How to give feedback more effectively
- Published: Mar 23, 2015 06:00
- Writer: Kriengsak Niratpattanasai | 12,438 viewed
'Coach Kriengsak, I want to improve my feedback," Poj tells me. "I just read the 360-degree feedback report from all of the people who work around me. If there's one area where there's quite a consensus, it's that I don't give feedback."
"Khun Poj, who are the people you most want to improve by giving feedback?"
"My direct reports."
"Because giving them feedback will help them know what they're doing well and what they could be doing to improve. Their performance will improve. Hence, my performance will improve significantly if they receive high-quality feedback from me."
"That's great, Khun Poj, so now we have to ask: what's been preventing you from giving feedback?"
"I'm not sure. Perhaps I lack the skills."
"Possibly. What else?"
"I'm not comfortable giving feedback."
"It's hurts people."
"What do you mean?"
He's quiet for a moment. "Coach, I think that's my default belief."
"Because if it really hurt people, they wouldn't have commented the way they did in the 360-degree feedback report. In fact, feedback is useful and people want it."
"Khun Poj, what do you think has led to your belief?"
He considers the question silently for a few moments and then tells me, "I remember now, Coach. Twenty years ago when I began working, I noticed that one of my colleagues always came to work late. I decided to tell him, but he got defensive and angry. He told me it was none of my business. I was very surprised. So, I went to ask another colleague, and he told me: 'We don't do feedback around here. Giving feedback shows a lack of respect.' From that moment, I wrongly believed that feedback was disrespectful."
"So, what do you believe now?"
"I believe feedback is a tool to help people learn and grow. In fact, not giving feedback hurts people in the longer term."
"That's great. But since you've been influenced by the opposite belief for so long, how do you ensure that you'll be able to give feedback now?"
"Coach, you're always encouraging me to maintain self-awareness, so I think I'll need to do a brief self-talk every morning. I have to remind myself that feedback equals growth and development of others. And it will help my team to deliver better results. Eventually, it will improve my performance."
"Good. How long do you plan to do the self-talk?"
"I want to do it for one month. After that we'll monitor how it goes."
"Great. How will you ensure that you will do this every day for the next 30 days?"
"I'll send an SMS to you after I do it each day."
"Okay. Now let's talk about how to give effective feedback."
"Khun Poj, each person has a preferred and unique way of receiving feedback effectively. Therefore, you need to ask each person, 'What is your preference in receiving feedback?' Also ask for some specific examples from the past. 'When was the best feedback you received? What went well?' Then, you will be able to tailor your feedback style to suit each individual. Here are some general tips:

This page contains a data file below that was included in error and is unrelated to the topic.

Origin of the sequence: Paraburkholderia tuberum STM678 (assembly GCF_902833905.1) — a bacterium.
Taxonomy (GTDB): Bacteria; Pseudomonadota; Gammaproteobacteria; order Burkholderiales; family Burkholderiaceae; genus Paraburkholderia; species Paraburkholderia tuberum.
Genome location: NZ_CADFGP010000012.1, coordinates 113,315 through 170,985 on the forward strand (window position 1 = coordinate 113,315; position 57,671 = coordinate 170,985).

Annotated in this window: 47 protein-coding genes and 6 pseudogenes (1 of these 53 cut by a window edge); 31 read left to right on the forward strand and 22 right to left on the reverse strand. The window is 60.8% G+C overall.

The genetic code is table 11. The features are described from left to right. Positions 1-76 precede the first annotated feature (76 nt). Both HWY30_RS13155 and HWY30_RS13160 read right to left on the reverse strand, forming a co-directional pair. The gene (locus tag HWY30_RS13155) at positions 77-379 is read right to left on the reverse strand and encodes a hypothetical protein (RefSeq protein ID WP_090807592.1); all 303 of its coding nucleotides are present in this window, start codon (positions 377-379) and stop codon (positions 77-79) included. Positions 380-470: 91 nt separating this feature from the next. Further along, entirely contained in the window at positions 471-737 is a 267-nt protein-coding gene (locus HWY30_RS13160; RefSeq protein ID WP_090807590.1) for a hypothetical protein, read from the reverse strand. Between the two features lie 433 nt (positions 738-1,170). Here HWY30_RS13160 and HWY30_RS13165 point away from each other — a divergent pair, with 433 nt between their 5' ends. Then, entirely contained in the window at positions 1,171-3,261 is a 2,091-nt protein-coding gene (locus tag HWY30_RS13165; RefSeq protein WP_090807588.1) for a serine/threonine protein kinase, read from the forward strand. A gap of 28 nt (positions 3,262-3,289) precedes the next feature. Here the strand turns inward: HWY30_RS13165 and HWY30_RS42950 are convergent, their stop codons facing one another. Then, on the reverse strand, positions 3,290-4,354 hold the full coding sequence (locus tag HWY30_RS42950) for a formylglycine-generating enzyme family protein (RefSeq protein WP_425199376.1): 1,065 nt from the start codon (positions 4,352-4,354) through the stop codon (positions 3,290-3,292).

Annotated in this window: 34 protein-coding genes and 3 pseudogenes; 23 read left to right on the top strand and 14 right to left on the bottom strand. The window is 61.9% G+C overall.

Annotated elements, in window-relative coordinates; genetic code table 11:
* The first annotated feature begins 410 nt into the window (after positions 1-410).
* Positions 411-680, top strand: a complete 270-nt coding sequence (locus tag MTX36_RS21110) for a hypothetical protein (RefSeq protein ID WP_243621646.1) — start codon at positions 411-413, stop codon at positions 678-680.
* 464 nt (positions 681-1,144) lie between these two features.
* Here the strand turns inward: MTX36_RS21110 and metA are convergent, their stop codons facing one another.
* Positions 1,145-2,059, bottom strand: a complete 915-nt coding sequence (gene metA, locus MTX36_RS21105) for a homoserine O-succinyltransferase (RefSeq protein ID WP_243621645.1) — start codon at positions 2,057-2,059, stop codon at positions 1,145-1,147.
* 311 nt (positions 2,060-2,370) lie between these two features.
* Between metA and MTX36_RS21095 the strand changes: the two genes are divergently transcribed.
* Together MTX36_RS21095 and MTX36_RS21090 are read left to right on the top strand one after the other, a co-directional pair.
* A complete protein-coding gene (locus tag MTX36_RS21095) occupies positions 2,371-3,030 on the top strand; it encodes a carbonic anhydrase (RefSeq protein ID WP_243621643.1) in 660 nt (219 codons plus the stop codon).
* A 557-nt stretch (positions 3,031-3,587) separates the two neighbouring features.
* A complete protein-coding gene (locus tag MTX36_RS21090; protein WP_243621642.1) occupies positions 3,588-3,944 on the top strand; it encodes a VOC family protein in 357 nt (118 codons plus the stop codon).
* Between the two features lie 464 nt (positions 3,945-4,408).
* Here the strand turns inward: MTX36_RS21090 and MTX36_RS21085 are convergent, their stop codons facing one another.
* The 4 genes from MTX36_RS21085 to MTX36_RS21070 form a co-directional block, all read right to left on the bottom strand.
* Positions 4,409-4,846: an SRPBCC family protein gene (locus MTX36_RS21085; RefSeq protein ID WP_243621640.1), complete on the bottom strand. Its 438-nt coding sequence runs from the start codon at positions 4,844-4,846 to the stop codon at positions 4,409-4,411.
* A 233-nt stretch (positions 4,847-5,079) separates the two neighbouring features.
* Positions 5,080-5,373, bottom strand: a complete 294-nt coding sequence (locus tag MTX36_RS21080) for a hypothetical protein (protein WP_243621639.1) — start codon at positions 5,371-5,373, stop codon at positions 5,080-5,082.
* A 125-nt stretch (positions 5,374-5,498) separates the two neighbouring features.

- Be specific. If you say "Good job", it's not specific enough. Saying, "You submitted your report two days before the deadline" is more specific.
- Explain the consequences. "Submitting your report early gives me more time to prepare the business plan. I really appreciate that."
- On time. Don't wait until the performance review to give feedback. Whenever you see a 'feedback moment', tell people.
- For positive feedback, you can tell someone in front of others. For negative feedback, make it a private session.
- Do it more frequently. Make it part of the regular interaction with your team. Give feedback as much as you can when interacting with your team. Doing both positive and negative feedback.
- Avoid the 'sandwich approach'. Some people give positive feedback first, then give negative feedback later. Most people who receive feedback know that the negative feedback message is the main point and the positive comments are just cosmetic. Hence, it has no impact. On the other hand, people who don't understand this approach might be confused. What is the real message? If you give feedback frequently enough, you don't need to 'sandwich' positive and negative together."
"Thank you Coach. Those are very good tips."
"Okay. Let's practise feedback now. Khun Poj, how am I doing today?"
"Khun Poj, that's not good feedback. Try it again."
"Coach, you did a great job helping me to realise that my experience in the past created a faulty belief about feedback. Then, you shared six feedback tips with me. I appreciate that."
"That's better. Let's follow up on this in our next session."
Kriengsak Niratpattanasai provides executive coaching in leadership and diversity management under the brand TheCoach. He can be reached at firstname.lastname@example.org. Daily inspirational quotations can be found on his Facebook fan page: https://www.facebook.com/TheCoachinth. Previous articles are archived at http://thecoach.in.th